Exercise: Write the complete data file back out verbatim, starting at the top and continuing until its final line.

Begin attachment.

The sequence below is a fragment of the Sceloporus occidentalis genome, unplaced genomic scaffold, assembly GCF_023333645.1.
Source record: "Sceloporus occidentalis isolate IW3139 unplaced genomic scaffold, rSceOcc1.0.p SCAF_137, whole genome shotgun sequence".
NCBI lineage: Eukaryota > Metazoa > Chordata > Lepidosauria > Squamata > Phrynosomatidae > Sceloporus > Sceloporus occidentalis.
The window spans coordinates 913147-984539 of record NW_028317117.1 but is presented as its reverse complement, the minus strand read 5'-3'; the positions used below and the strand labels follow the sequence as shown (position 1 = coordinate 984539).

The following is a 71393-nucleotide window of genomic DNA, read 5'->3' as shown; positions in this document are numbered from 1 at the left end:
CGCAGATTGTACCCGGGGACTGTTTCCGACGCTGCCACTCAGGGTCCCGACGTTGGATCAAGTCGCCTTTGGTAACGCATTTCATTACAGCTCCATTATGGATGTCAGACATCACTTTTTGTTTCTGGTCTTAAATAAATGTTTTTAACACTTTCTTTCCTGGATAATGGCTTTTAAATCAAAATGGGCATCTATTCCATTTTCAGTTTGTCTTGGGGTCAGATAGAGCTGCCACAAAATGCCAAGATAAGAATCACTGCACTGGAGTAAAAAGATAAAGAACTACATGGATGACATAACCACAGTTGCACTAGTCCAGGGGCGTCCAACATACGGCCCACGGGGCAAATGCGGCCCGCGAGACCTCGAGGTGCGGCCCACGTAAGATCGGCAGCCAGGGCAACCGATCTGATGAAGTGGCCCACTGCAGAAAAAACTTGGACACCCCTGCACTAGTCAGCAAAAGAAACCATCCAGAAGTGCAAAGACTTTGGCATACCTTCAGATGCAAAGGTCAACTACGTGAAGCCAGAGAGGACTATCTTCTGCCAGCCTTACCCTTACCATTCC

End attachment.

The sequence below is a fragment of the Sceloporus occidentalis genome, unplaced genomic scaffold, assembly GCF_023333645.1.
Source record: "Sceloporus occidentalis isolate IW3139 unplaced genomic scaffold, rSceOcc1.0.p SCAF_137, whole genome shotgun sequence".
NCBI lineage: Eukaryota > Metazoa > Chordata > Lepidosauria > Squamata > Phrynosomatidae > Sceloporus > Sceloporus occidentalis.
The window spans coordinates 913147-984539 of record NW_028317117.1 but is presented as its reverse complement, the minus strand read 5'-3'; the positions used below and the strand labels follow the sequence as shown (position 1 = coordinate 984539).

The following is a 71393-nucleotide window of genomic DNA, read 5'->3' as shown; positions in this document are numbered from 1 at the left end:
CGCAGATTGTACCCGGGGACTGTTTCCGACGCTGCCACTCAGGGTCCCGACGTTGGATCAAGTCGCCTTTGGTAACGCATTTCATTACAGCTCCATTATGGATGTCAGACATCACTTTTTGTTTCTGGTCTTAAATAAATGTTTTTAACACTTTCTTTCCTGGATAATGGCTTTTAAATCAAAATGGGCATCTATTCCATTTTCAGTTTGTCTTGGGGTCAGATAGAGCTGCCACAAAATGCCAAGATAAGAATCACTGCACTGGAGTAAAAAGATAAAGAACTACATGGATGACATAACCACAGTTGCACTAGTCCAGGGGCGTCCAACATACGGCCCACGGGGCAAATGCGGCCCGCGAGACCTCGAGGTGCGGCCCACGTAAGATCGGCAGCCAGGGCAACCGATCTGATGAAGTGGCCCACTGCAGAAAAAACTTGGACACCCCTGCACTAGTCAGCAAAAGAAACCATCCAGAAGTGCAAAGACTTTGGCATACCTTCAGATGCAAAGGTCAACTACGTGAAGCCAGAGAGGACTATCTTCTGCCAGCCTTACCCTTACCATTCC